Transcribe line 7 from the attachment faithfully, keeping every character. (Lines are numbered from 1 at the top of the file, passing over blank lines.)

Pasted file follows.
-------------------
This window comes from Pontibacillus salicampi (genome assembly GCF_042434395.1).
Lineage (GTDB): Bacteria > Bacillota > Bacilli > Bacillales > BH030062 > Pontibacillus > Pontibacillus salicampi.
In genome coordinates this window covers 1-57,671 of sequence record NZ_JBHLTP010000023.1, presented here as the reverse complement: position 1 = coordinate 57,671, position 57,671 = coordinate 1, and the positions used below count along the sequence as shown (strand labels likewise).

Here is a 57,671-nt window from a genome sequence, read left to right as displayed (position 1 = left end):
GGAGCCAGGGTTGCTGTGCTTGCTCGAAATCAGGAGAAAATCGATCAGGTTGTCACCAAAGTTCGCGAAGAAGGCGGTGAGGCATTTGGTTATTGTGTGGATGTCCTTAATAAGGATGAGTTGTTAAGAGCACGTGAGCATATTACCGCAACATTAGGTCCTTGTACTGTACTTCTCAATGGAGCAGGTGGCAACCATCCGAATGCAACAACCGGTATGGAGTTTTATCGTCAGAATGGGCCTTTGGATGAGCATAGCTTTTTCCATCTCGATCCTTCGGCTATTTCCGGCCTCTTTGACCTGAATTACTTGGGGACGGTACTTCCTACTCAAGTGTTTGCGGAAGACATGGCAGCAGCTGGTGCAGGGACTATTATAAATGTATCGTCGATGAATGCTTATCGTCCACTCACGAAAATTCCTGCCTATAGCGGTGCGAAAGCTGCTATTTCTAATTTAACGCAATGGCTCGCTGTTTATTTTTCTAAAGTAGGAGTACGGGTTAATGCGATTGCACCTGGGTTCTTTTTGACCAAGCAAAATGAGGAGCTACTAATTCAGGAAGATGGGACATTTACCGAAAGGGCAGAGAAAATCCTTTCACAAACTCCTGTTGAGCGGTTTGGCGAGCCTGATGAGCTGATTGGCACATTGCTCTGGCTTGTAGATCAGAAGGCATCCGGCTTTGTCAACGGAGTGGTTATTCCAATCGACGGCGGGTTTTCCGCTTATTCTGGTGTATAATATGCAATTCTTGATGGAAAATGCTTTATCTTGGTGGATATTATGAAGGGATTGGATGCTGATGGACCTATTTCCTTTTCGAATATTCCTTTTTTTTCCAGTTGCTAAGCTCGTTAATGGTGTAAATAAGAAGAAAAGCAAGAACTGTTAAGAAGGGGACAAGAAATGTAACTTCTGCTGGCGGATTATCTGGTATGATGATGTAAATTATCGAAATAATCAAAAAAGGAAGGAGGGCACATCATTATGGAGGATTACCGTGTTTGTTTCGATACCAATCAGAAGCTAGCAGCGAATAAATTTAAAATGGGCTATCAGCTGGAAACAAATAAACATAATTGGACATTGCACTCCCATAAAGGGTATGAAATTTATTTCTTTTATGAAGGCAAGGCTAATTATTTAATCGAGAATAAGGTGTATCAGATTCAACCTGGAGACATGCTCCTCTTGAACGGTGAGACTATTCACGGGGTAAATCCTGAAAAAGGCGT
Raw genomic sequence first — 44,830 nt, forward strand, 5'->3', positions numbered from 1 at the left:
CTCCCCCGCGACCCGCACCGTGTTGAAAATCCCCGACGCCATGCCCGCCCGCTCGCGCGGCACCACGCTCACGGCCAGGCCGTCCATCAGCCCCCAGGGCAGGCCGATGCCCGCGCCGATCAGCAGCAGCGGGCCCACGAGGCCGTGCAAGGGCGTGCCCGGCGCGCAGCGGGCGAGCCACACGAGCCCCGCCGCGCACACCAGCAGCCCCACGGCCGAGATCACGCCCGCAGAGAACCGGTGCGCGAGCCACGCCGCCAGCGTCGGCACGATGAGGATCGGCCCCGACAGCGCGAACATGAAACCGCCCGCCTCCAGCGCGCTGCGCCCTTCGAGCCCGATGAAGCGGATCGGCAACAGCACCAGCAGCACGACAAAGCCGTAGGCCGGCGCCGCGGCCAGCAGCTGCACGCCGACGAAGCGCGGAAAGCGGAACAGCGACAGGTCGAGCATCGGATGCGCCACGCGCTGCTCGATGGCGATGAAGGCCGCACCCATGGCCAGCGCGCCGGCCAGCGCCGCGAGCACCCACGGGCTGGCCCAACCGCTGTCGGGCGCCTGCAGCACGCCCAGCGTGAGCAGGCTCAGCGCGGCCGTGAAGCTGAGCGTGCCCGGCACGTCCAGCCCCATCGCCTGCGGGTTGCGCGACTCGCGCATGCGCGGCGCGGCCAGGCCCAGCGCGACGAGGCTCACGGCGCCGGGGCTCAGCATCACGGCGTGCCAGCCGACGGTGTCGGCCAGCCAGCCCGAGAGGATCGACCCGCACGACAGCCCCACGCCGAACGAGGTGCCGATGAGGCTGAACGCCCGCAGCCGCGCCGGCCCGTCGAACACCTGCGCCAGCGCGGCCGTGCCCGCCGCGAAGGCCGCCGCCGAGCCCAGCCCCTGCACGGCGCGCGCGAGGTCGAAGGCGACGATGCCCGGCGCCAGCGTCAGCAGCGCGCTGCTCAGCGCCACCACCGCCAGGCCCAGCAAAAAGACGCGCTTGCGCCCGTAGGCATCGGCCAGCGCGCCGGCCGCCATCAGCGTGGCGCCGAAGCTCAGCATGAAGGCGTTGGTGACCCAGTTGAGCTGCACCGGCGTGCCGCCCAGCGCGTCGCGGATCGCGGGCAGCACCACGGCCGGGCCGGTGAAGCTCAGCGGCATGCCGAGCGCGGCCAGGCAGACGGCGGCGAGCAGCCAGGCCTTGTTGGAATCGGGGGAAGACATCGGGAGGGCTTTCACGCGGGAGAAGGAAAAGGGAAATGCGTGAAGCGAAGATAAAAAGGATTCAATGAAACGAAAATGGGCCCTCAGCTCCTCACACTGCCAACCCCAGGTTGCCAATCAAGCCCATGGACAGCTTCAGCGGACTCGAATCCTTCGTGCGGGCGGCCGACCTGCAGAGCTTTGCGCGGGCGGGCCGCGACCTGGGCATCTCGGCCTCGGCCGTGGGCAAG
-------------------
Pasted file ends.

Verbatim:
CTCCCCCGCGACCCGCACCGTGTTGAAAATCCCCGACGCCATGCCCGCCCGCTCGCGCGGCACCACGCTCACGGCCAGGCCGTCCATCAGCCCCCAGGGCAGGCCGATGCCCGCGCCGATCAGCAGCAGCGGGCCCACGAGGCCGTGCAAGGGCGTGCCCGGCGCGCAGCGGGCGAGCCACACGAGCCCCGCCGCGCACACCAGCAGCCCCACGGCCGAGATCACGCCCGCAGAGAACCGGTGCGCGAGCCACGCCGCCAGCGTCGGCACGATGAGGATCGGCCCCGACAGCGCGAACATGAAACCGCCCGCCTCCAGCGCGCTGCGCCCTTCGAGCCCGATGAAGCGGATCGGCAACAGCACCAGCAGCACGACAAAGCCGTAGGCCGGCGCCGCGGCCAGCAGCTGCACGCCGACGAAGCGCGGAAAGCGGAACAGCGACAGGTCGAGCATCGGATGCGCCACGCGCTGCTCGATGGCGATGAAGGCCGCACCCATGGCCAGCGCGCCGGCCAGCGCCGCGAGCACCCACGGGCTGGCCCAACCGCTGTCGGGCGCCTGCAGCACGCCCAGCGTGAGCAGGCTCAGCGCGGCCGTGAAGCTGAGCGTGCCCGGCACGTCCAGCCCCATCGCCTGCGGGTTGCGCGACTCGCGCATGCGCGGCGCGGCCAGGCCCAGCGCGACGAGGCTCACGGCGCCGGGGCTCAGCATCACGGCGTGCCAGCCGACGGTGTCGGCCAGCCAGCCCGAGAGGATCGACCCGCACGACAGCCCCACGCCGAACGAGGTGCCGATGAGGCTGAACGCCCGCAGCCGCGCCGGCCCGTCGAACACCTGCGCCAGCGCGGCCGTGCCCGCCGCGAAGGCCGCCGCCGAGCCCAGCCCCTGCACGGCGCGCGCGAGGTCGAAGGCGACGATGCCCGGCGCCAGCGTCAGCAGCGCGCTGCTCAGCGCCACCACCGCCAGGCCCAGCAAAAAGACGCGCTTGCGCCCGTAGGCATCGGCCAGCGCGCCGGCCGCCATCAGCGTGGCGCCGAAGCTCAGCATGAAGGCGTTGGTGACCCAGTTGAGCTGCACCGGCGTGCCGCCCAGCGCGTCGCGGATCGCGGGCAGCACCACGGCCGGGCCGGTGAAGCTCAGCGGCATGCCGAGCGCGGCCAGGCAGACGGCGGCGAGCAGCCAGGCCTTGTTGGAATCGGGGGAAGACATCGGGAGGGCTTTCACGCGGGAGAAGGAAAAGGGAAATGCGTGAAGCGAAGATAAAAAGGATTCAATGAAACGAAAATGGGCCCTCAGCTCCTCACACTGCCAACCCCAGGTTGCCAATCAAGCCCATGGACAGCTTCAGCGGACTCGAATCCTTCGTGCGGGCGGCCGACCTGCAGAGCTTTGCGCGGGCGGGCCGCGACCTGGGCATCTCGGCCTCGGCCGTGGGCAAG